MONTGOMERY, Ala. — Alabama Chief Justice Roy Moore on Wednesday insisted to members of a judiciary commission that he never urged probate judges to defy a U.S. Supreme Court ruling legalizing gay marriage, defending himself from charges brought by a state ethics panel.

Testifying under oath, Moore called the accusations of him abusing his position “ridiculous.”

The ethics case involves an administrative order Moore sent six months after the U.S. Supreme Court ruled that gays can marry in every U.S. state. Moore said then that because the Alabama Supreme Court had not rescinded an order instructing judges to refuse marriage licenses to gay couples, the state’s probate judges remained bound by it.

The outspoken Republican jurist, now 69, was removed from office in 2003 for violating judicial ethics by refusing to remove a Ten Commandments statue, but voters later re-elected him.

The current proceeding against Moore, before the nine-member Court of the Judiciary, could end with his removal from office once again.

“We are here 13 years later because the Chief Justice learned nothing from that first removal. He continues to defy the law,” said John Carroll, a lawyer representing the Judicial Inquiry Commission, which brought the ethics charges against Moore.

Moore likened his order to a status report. He said he correctly noted that the Alabama Supreme Court hadn’t yet ruled on what to do with the March order in the wake of the U.S. Supreme Court decision.

“It would be against the principles that I hold dear to tell anyone to defy a court order,” Moore testified.

Another lawyer for the commission, R. Ashby Pate, countered that by the time Moore wrote the administrative order, the legal debate over gay marriage was over. The U.S. Supreme Court had ruled in Obergefell v. Hodges that came-sex couples could marry in all 50 states and a federal judge had enjoined probate judges from enforcing Alabama’s same-sex marriage ban, he said.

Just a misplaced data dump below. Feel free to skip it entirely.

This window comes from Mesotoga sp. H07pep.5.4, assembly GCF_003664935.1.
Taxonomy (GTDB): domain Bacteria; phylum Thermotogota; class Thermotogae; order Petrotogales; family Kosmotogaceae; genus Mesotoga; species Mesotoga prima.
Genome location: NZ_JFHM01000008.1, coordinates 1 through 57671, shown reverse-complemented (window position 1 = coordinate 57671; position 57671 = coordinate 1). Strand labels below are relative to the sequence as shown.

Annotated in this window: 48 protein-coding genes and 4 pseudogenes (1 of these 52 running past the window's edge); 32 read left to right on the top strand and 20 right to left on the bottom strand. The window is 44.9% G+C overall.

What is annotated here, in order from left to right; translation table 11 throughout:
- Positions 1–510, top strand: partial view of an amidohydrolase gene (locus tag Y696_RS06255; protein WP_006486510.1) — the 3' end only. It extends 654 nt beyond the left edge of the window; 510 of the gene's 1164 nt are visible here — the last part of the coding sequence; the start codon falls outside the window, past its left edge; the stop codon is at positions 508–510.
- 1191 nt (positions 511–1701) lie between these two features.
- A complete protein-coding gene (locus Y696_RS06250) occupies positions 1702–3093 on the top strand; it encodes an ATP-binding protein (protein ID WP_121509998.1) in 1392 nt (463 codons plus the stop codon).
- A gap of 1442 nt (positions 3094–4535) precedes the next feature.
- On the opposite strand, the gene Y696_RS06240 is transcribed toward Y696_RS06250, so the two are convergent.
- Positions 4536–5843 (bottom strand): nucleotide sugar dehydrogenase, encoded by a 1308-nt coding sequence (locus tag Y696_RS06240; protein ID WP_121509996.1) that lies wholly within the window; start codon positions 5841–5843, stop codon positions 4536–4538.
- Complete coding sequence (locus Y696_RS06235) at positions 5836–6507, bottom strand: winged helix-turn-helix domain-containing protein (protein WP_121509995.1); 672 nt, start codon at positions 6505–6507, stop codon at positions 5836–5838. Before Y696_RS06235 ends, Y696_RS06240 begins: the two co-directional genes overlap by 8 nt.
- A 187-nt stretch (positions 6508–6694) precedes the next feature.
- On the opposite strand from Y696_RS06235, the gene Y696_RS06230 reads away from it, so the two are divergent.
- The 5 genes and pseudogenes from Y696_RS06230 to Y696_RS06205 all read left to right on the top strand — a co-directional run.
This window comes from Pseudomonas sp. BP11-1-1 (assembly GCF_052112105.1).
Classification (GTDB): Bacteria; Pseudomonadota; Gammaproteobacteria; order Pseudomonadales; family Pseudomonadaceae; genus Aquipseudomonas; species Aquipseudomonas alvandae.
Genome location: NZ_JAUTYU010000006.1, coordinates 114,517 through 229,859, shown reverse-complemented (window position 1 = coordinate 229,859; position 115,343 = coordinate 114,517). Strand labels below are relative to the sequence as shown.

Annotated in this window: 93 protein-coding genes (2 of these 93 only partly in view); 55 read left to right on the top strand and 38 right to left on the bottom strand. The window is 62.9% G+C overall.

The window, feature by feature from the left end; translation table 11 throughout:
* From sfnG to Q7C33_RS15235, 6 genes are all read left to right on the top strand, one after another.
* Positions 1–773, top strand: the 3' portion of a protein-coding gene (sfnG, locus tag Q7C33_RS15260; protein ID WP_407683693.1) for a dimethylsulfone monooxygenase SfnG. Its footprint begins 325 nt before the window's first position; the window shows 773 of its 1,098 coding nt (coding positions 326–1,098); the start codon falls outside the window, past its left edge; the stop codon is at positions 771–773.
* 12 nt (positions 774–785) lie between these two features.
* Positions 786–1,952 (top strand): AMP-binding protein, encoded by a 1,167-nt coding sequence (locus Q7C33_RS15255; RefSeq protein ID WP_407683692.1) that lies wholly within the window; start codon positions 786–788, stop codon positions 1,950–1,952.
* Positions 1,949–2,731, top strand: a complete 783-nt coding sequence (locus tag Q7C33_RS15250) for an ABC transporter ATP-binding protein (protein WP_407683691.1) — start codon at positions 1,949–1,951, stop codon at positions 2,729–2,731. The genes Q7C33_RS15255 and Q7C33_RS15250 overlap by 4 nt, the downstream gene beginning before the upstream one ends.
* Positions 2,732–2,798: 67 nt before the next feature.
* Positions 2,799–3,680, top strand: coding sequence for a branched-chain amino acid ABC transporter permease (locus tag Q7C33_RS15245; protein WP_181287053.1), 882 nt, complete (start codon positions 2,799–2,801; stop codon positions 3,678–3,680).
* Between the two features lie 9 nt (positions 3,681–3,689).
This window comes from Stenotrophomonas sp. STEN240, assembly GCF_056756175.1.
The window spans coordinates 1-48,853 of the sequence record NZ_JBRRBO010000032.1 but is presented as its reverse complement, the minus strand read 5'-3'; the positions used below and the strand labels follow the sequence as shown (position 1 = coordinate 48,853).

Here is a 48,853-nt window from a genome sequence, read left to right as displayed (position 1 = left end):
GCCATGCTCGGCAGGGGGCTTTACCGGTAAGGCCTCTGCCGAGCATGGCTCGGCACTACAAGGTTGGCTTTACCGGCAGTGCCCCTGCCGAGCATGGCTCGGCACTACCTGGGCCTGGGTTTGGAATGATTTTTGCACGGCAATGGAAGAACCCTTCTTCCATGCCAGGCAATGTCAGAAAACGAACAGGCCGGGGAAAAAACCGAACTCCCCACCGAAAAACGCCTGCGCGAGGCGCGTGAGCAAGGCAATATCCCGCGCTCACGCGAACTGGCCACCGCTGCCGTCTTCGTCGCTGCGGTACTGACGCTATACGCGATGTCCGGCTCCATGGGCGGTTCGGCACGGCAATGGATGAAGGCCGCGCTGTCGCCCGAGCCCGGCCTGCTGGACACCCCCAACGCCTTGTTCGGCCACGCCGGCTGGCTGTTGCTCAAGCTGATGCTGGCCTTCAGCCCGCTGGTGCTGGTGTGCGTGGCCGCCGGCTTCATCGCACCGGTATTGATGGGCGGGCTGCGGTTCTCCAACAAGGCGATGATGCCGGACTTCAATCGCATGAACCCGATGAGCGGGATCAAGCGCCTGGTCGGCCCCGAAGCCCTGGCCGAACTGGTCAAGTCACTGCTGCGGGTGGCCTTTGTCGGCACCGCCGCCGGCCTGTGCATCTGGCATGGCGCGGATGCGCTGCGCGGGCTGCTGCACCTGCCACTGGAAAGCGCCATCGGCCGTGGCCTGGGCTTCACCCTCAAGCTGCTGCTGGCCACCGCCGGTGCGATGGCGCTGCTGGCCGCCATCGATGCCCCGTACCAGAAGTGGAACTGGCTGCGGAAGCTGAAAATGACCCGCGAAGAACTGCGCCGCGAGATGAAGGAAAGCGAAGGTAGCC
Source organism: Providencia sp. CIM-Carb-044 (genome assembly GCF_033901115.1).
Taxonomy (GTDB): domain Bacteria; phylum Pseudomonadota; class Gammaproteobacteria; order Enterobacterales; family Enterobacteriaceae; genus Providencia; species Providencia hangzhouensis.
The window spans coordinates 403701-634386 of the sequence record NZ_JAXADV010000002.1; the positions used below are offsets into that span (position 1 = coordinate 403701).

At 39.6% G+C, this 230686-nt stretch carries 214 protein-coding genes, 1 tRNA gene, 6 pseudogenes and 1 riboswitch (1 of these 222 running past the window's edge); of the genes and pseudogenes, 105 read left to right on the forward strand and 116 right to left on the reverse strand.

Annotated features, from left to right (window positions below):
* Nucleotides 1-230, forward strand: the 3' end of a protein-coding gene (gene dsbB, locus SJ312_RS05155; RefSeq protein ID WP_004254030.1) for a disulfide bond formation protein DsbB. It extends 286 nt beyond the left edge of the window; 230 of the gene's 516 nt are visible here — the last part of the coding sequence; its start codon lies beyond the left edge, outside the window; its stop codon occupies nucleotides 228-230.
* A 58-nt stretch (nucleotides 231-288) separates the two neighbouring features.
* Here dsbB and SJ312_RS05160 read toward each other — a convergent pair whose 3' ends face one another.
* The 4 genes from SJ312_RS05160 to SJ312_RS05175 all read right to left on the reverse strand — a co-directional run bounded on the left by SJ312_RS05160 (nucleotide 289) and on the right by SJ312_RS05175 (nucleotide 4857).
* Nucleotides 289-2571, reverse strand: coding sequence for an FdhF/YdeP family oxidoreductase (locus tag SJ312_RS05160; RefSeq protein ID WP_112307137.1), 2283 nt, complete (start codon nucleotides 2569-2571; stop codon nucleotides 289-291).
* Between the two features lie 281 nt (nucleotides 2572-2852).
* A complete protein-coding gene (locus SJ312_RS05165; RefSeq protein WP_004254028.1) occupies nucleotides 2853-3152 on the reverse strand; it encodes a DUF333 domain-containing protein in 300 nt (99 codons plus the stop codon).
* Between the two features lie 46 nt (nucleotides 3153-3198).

“His order sowed confusion. It did not clear it up. He urged defiance, not compliance,” Pate said.

Moorre’s attorney, Mat Staver, argued that even after the U.S. Supreme Court ruling, there still existed conflicting orders from different courts that the Alabama Supreme Court had to consider.

“Obergefell didn’t turn on a light switch and cause all these things to happen like dominoes falling,” Staver said.

The Court of the Judiciary now has 10 days to rule. A decision to remove him from the bench must be unanimous.

Moore’s ethics trial comes during a season of political upheaval in Alabama. The speaker of the state House of Representative was removed from office this summer for criminal ethics violations, and a legislative committee will decide if evidence supports impeaching Gov. Robert Bentley following accusations that he had an affair with a top staffer.

Demonstrators for and against Moore rallied and occasionally tried to outshout each other after the hearing Wednesday. Rainbow flags decorated one side of the courthouse steps while Moore’s supporters blared Christian music and waved “Judge Moore is Right” signs on the other.

“The truth is homosexuality is wrong,” said Donna Holman, who traveled 12 hours from Iowa to support Moore.

Kim McKeand and Cari Searcy, the lesbian couple whose lawsuit led to a federal judge declaring Alabama’s gay marriage ban unconstitutional, said Moore seemed to be on a personal mission to block marriage equality.

“Something happened that I didn’t expect. There was a tide of love that rolled through Alabama and people were standing up and saying, no. This is my state too,” Searcy said.